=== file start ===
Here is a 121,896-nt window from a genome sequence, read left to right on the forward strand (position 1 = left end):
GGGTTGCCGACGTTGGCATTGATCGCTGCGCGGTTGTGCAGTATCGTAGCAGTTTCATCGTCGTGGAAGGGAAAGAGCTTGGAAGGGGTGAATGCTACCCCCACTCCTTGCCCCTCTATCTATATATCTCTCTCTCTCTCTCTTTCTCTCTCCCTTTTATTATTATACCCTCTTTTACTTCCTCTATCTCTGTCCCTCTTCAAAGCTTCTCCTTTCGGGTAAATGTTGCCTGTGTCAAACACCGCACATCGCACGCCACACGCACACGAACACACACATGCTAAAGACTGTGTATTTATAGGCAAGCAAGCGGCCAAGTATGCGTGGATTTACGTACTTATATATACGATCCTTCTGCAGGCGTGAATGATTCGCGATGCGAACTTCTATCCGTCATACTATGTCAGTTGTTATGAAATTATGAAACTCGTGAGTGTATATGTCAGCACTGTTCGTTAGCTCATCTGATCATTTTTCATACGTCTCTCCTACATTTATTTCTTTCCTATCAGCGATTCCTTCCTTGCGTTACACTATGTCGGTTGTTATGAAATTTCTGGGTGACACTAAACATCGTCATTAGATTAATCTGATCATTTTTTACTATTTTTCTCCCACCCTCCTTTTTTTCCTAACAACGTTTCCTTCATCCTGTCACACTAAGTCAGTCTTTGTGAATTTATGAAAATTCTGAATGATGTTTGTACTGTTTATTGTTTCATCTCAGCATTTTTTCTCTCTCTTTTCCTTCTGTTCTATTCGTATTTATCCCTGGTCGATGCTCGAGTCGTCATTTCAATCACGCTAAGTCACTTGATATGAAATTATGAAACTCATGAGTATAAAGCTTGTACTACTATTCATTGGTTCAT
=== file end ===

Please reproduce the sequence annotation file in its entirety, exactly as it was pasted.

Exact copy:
Here is a 121,896-nt window from a genome sequence, read left to right on the forward strand (position 1 = left end):
GGGTTGCCGACGTTGGCATTGATCGCTGCGCGGTTGTGCAGTATCGTAGCAGTTTCATCGTCGTGGAAGGGAAAGAGCTTGGAAGGGGTGAATGCTACCCCCACTCCTTGCCCCTCTATCTATATATCTCTCTCTCTCTCTCTTTCTCTCTCCCTTTTATTATTATACCCTCTTTTACTTCCTCTATCTCTGTCCCTCTTCAAAGCTTCTCCTTTCGGGTAAATGTTGCCTGTGTCAAACACCGCACATCGCACGCCACACGCACACGAACACACACATGCTAAAGACTGTGTATTTATAGGCAAGCAAGCGGCCAAGTATGCGTGGATTTACGTACTTATATATACGATCCTTCTGCAGGCGTGAATGATTCGCGATGCGAACTTCTATCCGTCATACTATGTCAGTTGTTATGAAATTATGAAACTCGTGAGTGTATATGTCAGCACTGTTCGTTAGCTCATCTGATCATTTTTCATACGTCTCTCCTACATTTATTTCTTTCCTATCAGCGATTCCTTCCTTGCGTTACACTATGTCGGTTGTTATGAAATTTCTGGGTGACACTAAACATCGTCATTAGATTAATCTGATCATTTTTTACTATTTTTCTCCCACCCTCCTTTTTTTCCTAACAACGTTTCCTTCATCCTGTCACACTAAGTCAGTCTTTGTGAATTTATGAAAATTCTGAATGATGTTTGTACTGTTTATTGTTTCATCTCAGCATTTTTTCTCTCTCTTTTCCTTCTGTTCTATTCGTATTTATCCCTGGTCGATGCTCGAGTCGTCATTTCAATCACGCTAAGTCACTTGATATGAAATTATGAAACTCATGAGTATAAAGCTTGTACTACTATTCATTGGTTCAT